A Community Devoted to the Preservation and Practice of Celestial Navigation and Other Methods of Traditional Wayfinding
From: Hewitt Schlereth
Date: 2011 Mar 14, 21:35 -0400
What you've done is point this out - and eliminated several opportunities for an arithmetic blunder. Thank you.
So now, what a sea-level marine navigator should do when using 218 is ignore the refraction correction altogether, except when working between 10° and 15°. Then he is to apply -1 to Ho.
No, you have that exactly wrong.
H.O. 218 already has dealt with refraction by adding it in to its computed altitudes, This was done to help flight navigators since they would not have to then apply a refraction correction to their sextant altitudes. Bubble sextants normally do not have an index error and since a flight navigator doesn't have to apply any dip or semi-diameter corrections, by applying the refraction correction (with reversed sign) to the computed altitude the flight navigator could compare his sextant altitude directly with the values printed in H.O. 218 to determine his intercepts. This obviously saves time (and in a plane traveling at several hundred knots this is very important) and also prevents errors. Look at whatever form you use to correct sextant altitudes to arrive at observed altitude and then erase all the lines except "Hs" and "Ho"! When using H.O. 218 and a bubble sextant, Ho = Hs.
If you are using a marine sextant, the way you should use H.O. 218 is to simply not apply the refraction correction to your sextant altitude except when the altitude is less that 13° in which case you subtract just the one minute correction as shown in table IV of H.O. 218 from Hs to compute Ho. (Of course you also need to apply the other corrections, I.C., and dip.) This one minute correction only applies to low altitudes and is not applied to higher altitudes. But then, if you are shooting the sun or the moon, you will have to apply the semi-diameter correction.
If you are using the sextant altitude correction tables in the Nautical Almanac (which combine the refraction and semi-diameter corrections) for your sun and moon shots, and you like them (I don't), then another way to use H.O. 218 is to subtract the "Stars and Planets" refraction correction from the tabulated values in H.O. 218. For low altitudes, requiring the additional one minute correction, subtract that one minute from Hs or add it to the tabulated values in H.O. 218 before subtracting the refraction correction. Run a few trials with made up sextant altitudes and you will see that you end up with the same intercepts as when using H.O. 249 and other computation methods (rounded to one minute accuracy.)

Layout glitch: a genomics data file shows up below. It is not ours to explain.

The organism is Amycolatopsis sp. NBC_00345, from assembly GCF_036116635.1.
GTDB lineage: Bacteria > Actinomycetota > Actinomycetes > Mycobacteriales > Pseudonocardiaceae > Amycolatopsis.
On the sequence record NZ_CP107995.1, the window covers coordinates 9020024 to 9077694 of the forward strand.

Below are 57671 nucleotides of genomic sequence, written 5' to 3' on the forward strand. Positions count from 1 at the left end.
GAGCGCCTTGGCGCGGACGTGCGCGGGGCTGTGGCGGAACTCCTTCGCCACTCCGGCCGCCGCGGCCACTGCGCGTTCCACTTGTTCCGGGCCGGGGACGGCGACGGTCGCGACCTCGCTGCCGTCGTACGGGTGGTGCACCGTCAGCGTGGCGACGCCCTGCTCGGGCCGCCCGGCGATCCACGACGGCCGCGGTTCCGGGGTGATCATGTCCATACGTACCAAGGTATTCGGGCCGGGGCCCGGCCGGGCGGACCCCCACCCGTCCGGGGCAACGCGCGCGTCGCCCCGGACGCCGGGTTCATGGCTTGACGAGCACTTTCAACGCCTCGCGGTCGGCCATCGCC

--- On Mon, 3/14/11, Hewitt Schlereth <firstname.lastname@example.org> wrote:
From: Hewitt Schlereth <email@example.com>
Subject: [NavList] Re: Mary Blewitt vs M.J. Rantzen CORRECTION to correction
Date: Monday, March 14, 2011, 7:29 AMGary, to make this clear to myself: To any 218 Hc, I should:
1) Add the NA refraction value for that Hc, (this means reversing the sign of the NA value); then:
2) Apply the value for "Height in feet 0" as printed (i.e., -1') in Table VI in the back of 218 - Adjustment to Refraction?
Further, looking down the NA refraction table, it appears that for 218 altitudes above 45° 34' the net of these two steps goes from positive to negative for surface navigators.
Example: For altitudes between 60° 26' and 65° 06', the NA refraction is -0.5'. Reversing the sign makes it +0.5'. Applying 218 Table VI value of -1' would give a net correction of -0.5'.
Have I got this right?
HewittOn Mon, Mar 14, 2011 at 1:37 AM, Gary LaPook <firstname.lastname@example.org> wrote:
Never mind. I sent the last message without access to the tables and I had forgotten that there was the expected differences between H.O. 249 and H.O. 218 tabulated Hcs.
I did a more thorough comparison using H.O. 214 to look for the effect of rounding in both H.O. 218 and 249. Using all of the combinations for latitude 34 and declination of 19, I added the refraction correction from the Nautical Almanac to the values from H.O. 214 (which which are tabulated to one-tenth of a minute of arc) and found for all cases with Hc greater than 13 that they then totaled to the Hcs tabulated in H.O. 218 as expected. For Hcs of 10 to 13 adding the additional one minute of arc as required in the auxiliary table produced the correct value.
So it appears that H.O. 218, when the refraction correction is applied properly, produces the same computed altitudes as H.O. 249 which are also correct as rounded from H.O. 214.
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